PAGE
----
Foley on Microsoft

Are the Days of the Microsoft IT Pro Numbered?

Mary Jo Foley discusses how recent Microsoft executive and service pricing changes may not be sitting well with many on-premises experts.

During the past few months, there's been growing unrest among a number of Microsoft IT pros about their future. Their concern is understandable. And it doesn't have to do solely with Microsoft's organizational and management changes. A number of recent decisions by Microsoft execs that affect the IT pro community haven't gone over well.

In early July, Microsoft announced plans to discontinue its TechNet subscription program. With no warning, officials said they'd be dropping the Microsoft Certified Masters certification program. Then the company pulled the plug on the Microsoft Management Summit (MMS) conference, announcing that TechEd will "absorb" MMS. Rumor has it TechEd isn't long for this world, either.

On top of all this, a number of Microsoft-issued patches for key products such as Windows Server, System Center, Exchange and Office have been buggy, leading to major headaches for IT shops that had come to trust the `Softies' quality-control processes around Patch Tuesday. If all that weren't enough, Microsoft has been beating the cloud-computing drum increasingly loudly. Some IT pros feel their choice is to go with the Microsoft cloud... or else.

Change is inevitable in technology and practitioners need to continue to hone their skills to keep up with the ever-changing landscape. The Microsoft platform changes have already tipped upside down the worlds of its channel partners and longtime .NET developers. I remember when CEO Steve Ballmer first told Microsoft partners it was going to be selling cloud-computing solutions directly to customers. His message wasn't well-received, to say the least. Ditto when Microsoft put Silverlight on ice and started extolling the virtues of HTML and JavaScript in a way that seemed to trump .NET. Loyal Microsoft coders were and remain none-too-happy.

Over the past year, the Microsoft IT community has found itself in the midst of similarly shifting sands. Microsoft's public message is: IT shops can have it all and continue to run and manage Microsoft software in their own datacenters. But Microsoft is definitely putting the pressure on to wean enterprise and small to midsize business (SMB) customers to go all in with the cloud.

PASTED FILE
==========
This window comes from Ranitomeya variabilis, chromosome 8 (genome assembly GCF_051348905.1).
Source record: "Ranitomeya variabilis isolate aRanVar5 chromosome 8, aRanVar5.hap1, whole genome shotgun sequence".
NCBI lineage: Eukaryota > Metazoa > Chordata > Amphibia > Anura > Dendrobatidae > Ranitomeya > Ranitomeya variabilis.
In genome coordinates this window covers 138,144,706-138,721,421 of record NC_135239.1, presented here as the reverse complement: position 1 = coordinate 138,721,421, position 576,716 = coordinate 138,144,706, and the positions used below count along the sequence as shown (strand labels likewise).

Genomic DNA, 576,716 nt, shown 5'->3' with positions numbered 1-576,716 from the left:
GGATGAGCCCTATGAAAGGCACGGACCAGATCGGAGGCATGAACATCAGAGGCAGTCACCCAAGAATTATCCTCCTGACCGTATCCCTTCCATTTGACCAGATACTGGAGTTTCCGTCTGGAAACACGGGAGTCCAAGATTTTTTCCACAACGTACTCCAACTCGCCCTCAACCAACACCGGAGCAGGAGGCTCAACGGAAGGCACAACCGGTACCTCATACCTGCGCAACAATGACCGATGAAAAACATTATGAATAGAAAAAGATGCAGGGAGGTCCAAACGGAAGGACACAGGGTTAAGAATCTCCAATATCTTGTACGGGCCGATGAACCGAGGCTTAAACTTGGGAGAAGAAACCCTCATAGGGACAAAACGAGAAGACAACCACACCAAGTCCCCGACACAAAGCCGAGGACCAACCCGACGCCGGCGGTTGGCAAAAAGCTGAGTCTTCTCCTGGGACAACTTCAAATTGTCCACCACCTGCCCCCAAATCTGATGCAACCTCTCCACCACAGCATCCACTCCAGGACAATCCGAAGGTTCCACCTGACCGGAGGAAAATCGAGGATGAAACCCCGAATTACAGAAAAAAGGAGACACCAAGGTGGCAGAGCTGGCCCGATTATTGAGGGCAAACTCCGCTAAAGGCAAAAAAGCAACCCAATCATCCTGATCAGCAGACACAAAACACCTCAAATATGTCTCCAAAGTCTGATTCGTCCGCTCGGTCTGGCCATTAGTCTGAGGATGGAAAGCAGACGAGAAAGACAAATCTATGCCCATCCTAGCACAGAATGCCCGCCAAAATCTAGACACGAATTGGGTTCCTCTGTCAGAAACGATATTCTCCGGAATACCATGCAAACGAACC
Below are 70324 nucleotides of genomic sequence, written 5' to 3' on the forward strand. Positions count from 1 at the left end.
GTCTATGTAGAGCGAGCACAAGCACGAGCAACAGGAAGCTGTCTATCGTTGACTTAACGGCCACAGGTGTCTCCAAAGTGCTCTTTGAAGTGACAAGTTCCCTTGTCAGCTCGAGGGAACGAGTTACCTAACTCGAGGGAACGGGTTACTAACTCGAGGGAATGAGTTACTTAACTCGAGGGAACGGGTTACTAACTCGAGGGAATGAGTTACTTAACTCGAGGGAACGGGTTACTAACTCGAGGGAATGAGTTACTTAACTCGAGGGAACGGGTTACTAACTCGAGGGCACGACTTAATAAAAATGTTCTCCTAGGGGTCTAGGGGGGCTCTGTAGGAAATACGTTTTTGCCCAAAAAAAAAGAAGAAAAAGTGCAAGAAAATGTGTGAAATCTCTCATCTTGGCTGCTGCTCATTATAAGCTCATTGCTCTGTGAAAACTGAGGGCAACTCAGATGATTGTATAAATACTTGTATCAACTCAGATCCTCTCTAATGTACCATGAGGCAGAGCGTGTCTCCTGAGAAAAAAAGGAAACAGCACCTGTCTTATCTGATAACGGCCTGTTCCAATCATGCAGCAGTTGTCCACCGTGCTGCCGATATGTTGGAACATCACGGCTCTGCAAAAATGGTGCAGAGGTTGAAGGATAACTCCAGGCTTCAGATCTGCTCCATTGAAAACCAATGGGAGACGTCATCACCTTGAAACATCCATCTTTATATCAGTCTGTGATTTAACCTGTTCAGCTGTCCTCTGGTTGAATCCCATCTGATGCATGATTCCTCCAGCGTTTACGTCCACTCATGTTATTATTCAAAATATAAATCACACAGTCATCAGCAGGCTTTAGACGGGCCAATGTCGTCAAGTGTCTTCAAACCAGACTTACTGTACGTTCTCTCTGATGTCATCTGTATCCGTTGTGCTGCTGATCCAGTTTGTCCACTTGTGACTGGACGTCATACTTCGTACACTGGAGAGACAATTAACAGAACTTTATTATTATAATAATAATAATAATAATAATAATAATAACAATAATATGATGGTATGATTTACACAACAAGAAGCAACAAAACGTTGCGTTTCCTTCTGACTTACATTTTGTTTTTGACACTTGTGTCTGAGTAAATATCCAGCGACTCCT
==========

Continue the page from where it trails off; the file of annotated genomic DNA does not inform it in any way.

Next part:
In some cases, Microsoft is doing this with its pricing. Starting this month, Microsoft is pricing Windows Azure in a way meant to incent enterprise customers to put more of their apps and data in the cloud. They're also using the "cloud first" feature approach to lure those who want the latest new features. To be fair, not all IT shops want more and faster updates. For some, yearly updates are already too much to handle.

Microsoft also is repositioning Windows Azure as the centerpiece of its enterprise and services business. Gone are the days when Microsoft execs touted Windows Azure as being built on Windows Server. Now the message is: Everything Microsoft is building in the enterprise space powers Windows Azure. I've even heard Microsoft execs using "hosters" as the way they're describing those IT pros who are still running their own on-premises datacenters. The message seems to be you can have it your way, as long as your way revolves around Microsoft's cloud deliverables.

Technical Fellow and Windows Azure Architect Mark Russinovich tells me there are still 10 to 15 years left before Microsoft is actually positioned in the cloud first-and-foremost, as some IT pros fear is imminent. "We need on-premises experts to help" with the transition, he says.

Microsoft is not, contrary to some beliefs, going to stop supporting hybrid on-premises/cloud scenarios in the near term, Russinovich adds. In fact, the Windows Azure Pack, a collection of Windows Azure technologies Microsoft is making available on Windows Server, is the fundamental piece of Microsoft. This will let you move cloud applications back on-premises if and when you need to, he says. IT pros will be instrumental in those scenarios.

With all the hoopla around the Microsoft consumer business these days, it's sometimes easy to forget 58 percent of the company's revenue comes from enterprise customers. Many IT pros are still involved in recommending, buying and obviously supporting Microsoft enterprise products. Hopefully, the `Softies will remember that reality isn't going to change any time soon.

About the Author

Mary Jo Foley is editor of the ZDNet "All About Microsoft" blog and has been covering Microsoft for about two decades. She's the author of "Microsoft 2.0" (John Wiley & Sons, 2008), which examines what's next for Microsoft in the post-Gates era.


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